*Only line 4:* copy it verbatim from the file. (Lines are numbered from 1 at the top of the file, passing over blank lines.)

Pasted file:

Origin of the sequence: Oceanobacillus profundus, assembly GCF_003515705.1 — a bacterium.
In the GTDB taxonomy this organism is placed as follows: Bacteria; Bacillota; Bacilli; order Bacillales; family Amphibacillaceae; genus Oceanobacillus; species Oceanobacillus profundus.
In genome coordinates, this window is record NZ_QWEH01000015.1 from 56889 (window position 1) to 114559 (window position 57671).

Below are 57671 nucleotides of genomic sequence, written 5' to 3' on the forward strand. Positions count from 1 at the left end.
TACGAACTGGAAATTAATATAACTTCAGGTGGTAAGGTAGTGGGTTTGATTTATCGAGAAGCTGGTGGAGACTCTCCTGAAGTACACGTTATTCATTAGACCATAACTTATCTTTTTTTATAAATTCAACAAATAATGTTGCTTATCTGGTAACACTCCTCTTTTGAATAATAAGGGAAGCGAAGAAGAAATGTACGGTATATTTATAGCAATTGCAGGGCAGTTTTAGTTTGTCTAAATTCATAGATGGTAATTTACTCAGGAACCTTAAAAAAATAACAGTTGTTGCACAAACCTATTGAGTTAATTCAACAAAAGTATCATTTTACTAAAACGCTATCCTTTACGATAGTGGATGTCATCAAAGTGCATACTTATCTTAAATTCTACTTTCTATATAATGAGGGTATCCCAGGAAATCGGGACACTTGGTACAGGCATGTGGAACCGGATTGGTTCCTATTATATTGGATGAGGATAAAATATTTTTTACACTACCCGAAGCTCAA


Below are 57671 nucleotides of genomic sequence, written 5' to 3' on the forward strand. Positions count from 1 at the left end.